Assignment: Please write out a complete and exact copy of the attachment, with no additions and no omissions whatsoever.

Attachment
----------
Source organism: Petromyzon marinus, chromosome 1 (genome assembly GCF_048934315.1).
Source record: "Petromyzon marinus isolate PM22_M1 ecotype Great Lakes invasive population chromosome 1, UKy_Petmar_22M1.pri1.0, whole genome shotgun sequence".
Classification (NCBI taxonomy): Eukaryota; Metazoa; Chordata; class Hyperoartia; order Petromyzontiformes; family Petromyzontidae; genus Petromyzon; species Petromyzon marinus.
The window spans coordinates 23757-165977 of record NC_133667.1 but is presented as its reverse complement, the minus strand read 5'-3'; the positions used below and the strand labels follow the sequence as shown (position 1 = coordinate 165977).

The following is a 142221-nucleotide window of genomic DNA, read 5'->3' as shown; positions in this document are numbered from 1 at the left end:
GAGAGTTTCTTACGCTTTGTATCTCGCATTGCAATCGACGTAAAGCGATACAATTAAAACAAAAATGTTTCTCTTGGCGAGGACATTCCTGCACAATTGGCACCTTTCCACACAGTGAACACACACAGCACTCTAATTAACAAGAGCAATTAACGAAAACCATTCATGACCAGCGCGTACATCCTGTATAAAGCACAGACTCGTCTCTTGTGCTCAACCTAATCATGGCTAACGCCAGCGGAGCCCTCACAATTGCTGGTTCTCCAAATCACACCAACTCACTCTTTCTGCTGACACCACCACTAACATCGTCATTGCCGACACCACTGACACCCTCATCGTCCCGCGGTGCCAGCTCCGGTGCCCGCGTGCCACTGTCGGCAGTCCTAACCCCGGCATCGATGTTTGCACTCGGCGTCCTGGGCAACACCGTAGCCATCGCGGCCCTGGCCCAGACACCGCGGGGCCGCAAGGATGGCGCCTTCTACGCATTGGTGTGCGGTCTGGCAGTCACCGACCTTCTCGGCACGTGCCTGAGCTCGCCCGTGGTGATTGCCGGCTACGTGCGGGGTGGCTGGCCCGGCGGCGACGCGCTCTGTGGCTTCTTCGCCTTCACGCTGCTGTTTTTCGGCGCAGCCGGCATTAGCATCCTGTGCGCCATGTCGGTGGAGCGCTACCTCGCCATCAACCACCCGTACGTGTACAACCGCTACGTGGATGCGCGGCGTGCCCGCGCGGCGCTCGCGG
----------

Source organism: Petromyzon marinus, chromosome 1 (genome assembly GCF_048934315.1).
Source record: "Petromyzon marinus isolate PM22_M1 ecotype Great Lakes invasive population chromosome 1, UKy_Petmar_22M1.pri1.0, whole genome shotgun sequence".
Classification (NCBI taxonomy): Eukaryota; Metazoa; Chordata; class Hyperoartia; order Petromyzontiformes; family Petromyzontidae; genus Petromyzon; species Petromyzon marinus.
The window spans coordinates 23757-165977 of record NC_133667.1 but is presented as its reverse complement, the minus strand read 5'-3'; the positions used below and the strand labels follow the sequence as shown (position 1 = coordinate 165977).

The following is a 142221-nucleotide window of genomic DNA, read 5'->3' as shown; positions in this document are numbered from 1 at the left end:
GAGAGTTTCTTACGCTTTGTATCTCGCATTGCAATCGACGTAAAGCGATACAATTAAAACAAAAATGTTTCTCTTGGCGAGGACATTCCTGCACAATTGGCACCTTTCCACACAGTGAACACACACAGCACTCTAATTAACAAGAGCAATTAACGAAAACCATTCATGACCAGCGCGTACATCCTGTATAAAGCACAGACTCGTCTCTTGTGCTCAACCTAATCATGGCTAACGCCAGCGGAGCCCTCACAATTGCTGGTTCTCCAAATCACACCAACTCACTCTTTCTGCTGACACCACCACTAACATCGTCATTGCCGACACCACTGACACCCTCATCGTCCCGCGGTGCCAGCTCCGGTGCCCGCGTGCCACTGTCGGCAGTCCTAACCCCGGCATCGATGTTTGCACTCGGCGTCCTGGGCAACACCGTAGCCATCGCGGCCCTGGCCCAGACACCGCGGGGCCGCAAGGATGGCGCCTTCTACGCATTGGTGTGCGGTCTGGCAGTCACCGACCTTCTCGGCACGTGCCTGAGCTCGCCCGTGGTGATTGCCGGCTACGTGCGGGGTGGCTGGCCCGGCGGCGACGCGCTCTGTGGCTTCTTCGCCTTCACGCTGCTGTTTTTCGGCGCAGCCGGCATTAGCATCCTGTGCGCCATGTCGGTGGAGCGCTACCTCGCCATCAACCACCCGTACGTGTACAACCGCTACGTGGATGCGCGGCGTGCCCGCGCGGCGCTCGCGG